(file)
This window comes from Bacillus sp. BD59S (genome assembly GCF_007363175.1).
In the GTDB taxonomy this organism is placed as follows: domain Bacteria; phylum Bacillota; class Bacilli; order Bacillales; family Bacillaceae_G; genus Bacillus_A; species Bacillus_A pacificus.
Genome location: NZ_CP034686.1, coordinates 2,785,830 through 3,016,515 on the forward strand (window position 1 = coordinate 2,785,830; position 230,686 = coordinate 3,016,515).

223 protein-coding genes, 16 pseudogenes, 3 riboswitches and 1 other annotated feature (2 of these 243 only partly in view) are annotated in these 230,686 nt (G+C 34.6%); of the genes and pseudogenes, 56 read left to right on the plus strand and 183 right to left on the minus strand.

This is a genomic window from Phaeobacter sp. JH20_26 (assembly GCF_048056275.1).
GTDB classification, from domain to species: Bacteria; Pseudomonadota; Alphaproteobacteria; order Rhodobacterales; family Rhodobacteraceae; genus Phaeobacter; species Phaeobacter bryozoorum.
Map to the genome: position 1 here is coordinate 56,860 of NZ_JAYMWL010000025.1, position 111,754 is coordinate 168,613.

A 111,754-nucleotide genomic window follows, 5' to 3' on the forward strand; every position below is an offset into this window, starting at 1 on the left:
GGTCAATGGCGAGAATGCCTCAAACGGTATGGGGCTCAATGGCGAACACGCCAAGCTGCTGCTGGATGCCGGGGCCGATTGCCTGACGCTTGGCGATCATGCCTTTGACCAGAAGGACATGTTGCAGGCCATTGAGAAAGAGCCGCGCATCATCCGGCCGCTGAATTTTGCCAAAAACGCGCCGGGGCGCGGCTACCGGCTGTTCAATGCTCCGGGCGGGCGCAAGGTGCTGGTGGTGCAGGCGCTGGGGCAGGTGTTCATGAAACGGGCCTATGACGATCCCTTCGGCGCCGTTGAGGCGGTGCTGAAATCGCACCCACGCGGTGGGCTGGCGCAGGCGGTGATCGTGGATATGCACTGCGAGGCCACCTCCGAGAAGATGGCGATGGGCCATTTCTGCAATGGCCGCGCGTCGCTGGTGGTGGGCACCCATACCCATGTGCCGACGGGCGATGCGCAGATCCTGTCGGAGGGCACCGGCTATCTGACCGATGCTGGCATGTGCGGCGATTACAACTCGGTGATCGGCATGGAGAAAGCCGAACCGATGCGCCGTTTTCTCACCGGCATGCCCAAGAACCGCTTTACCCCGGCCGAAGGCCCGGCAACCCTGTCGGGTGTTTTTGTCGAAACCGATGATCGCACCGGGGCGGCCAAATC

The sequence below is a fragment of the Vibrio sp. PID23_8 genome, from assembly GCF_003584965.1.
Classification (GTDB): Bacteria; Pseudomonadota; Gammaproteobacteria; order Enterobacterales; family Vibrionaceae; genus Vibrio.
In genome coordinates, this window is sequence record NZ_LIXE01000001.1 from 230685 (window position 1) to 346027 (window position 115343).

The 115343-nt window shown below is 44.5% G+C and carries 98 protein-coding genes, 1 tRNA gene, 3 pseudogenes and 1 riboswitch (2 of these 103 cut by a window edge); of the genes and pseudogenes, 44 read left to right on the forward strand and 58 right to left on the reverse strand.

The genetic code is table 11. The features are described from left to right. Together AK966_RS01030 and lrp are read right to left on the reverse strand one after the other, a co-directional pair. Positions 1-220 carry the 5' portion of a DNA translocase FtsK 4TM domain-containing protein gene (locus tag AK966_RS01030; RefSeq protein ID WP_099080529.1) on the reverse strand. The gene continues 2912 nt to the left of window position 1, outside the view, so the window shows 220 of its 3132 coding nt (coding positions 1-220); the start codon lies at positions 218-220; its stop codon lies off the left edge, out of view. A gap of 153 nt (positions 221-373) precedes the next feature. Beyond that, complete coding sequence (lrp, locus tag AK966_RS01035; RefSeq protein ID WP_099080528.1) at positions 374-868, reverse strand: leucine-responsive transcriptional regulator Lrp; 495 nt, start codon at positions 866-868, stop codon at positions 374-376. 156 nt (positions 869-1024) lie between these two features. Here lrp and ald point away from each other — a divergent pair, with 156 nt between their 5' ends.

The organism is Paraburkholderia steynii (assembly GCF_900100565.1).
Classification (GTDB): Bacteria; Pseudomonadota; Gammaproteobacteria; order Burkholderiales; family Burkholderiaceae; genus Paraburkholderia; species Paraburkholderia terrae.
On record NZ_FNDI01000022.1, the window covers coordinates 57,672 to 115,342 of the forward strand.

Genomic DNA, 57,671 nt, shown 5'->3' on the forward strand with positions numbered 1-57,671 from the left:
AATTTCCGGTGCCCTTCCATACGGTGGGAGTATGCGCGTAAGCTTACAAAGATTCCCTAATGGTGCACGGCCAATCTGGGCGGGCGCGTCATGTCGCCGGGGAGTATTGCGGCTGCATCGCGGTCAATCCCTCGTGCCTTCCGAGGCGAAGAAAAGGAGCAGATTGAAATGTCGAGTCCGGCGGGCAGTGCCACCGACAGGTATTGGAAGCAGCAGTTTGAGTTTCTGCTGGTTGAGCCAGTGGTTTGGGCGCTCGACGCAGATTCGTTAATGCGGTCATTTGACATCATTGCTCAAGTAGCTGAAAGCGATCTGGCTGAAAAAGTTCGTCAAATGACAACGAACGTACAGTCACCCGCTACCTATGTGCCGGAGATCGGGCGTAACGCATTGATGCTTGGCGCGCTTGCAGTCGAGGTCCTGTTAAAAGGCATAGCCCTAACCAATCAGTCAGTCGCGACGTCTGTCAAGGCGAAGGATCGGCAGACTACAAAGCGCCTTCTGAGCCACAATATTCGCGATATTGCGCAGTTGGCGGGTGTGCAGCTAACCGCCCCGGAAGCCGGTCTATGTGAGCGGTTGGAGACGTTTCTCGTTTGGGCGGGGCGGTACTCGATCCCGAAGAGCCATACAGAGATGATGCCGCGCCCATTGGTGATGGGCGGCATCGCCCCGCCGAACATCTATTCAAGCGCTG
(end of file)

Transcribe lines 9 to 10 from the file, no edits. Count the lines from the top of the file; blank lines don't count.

GGTCAATGGCGAGAATGCCTCAAACGGTATGGGGCTCAATGGCGAACACGCCAAGCTGCTGCTGGATGCCGGGGCCGATTGCCTGACGCTTGGCGATCATGCCTTTGACCAGAAGGACATGTTGCAGGCCATTGAGAAAGAGCCGCGCATCATCCGGCCGCTGAATTTTGCCAAAAACGCGCCGGGGCGCGGCTACCGGCTGTTCAATGCTCCGGGCGGGCGCAAGGTGCTGGTGGTGCAGGCGCTGGGGCAGGTGTTCATGAAACGGGCCTATGACGATCCCTTCGGCGCCGTTGAGGCGGTGCTGAAATCGCACCCACGCGGTGGGCTGGCGCAGGCGGTGATCGTGGATATGCACTGCGAGGCCACCTCCGAGAAGATGGCGATGGGCCATTTCTGCAATGGCCGCGCGTCGCTGGTGGTGGGCACCCATACCCATGTGCCGACGGGCGATGCGCAGATCCTGTCGGAGGGCACCGGCTATCTGACCGATGCTGGCATGTGCGGCGATTACAACTCGGTGATCGGCATGGAGAAAGCCGAACCGATGCGCCGTTTTCTCACCGGCATGCCCAAGAACCGCTTTACCCCGGCCGAAGGCCCGGCAACCCTGTCGGGTGTTTTTGTCGAAACCGATGATCGCACCGGGGCGGCCAAATC

The sequence below is a fragment of the Vibrio sp. PID23_8 genome, from assembly GCF_003584965.1.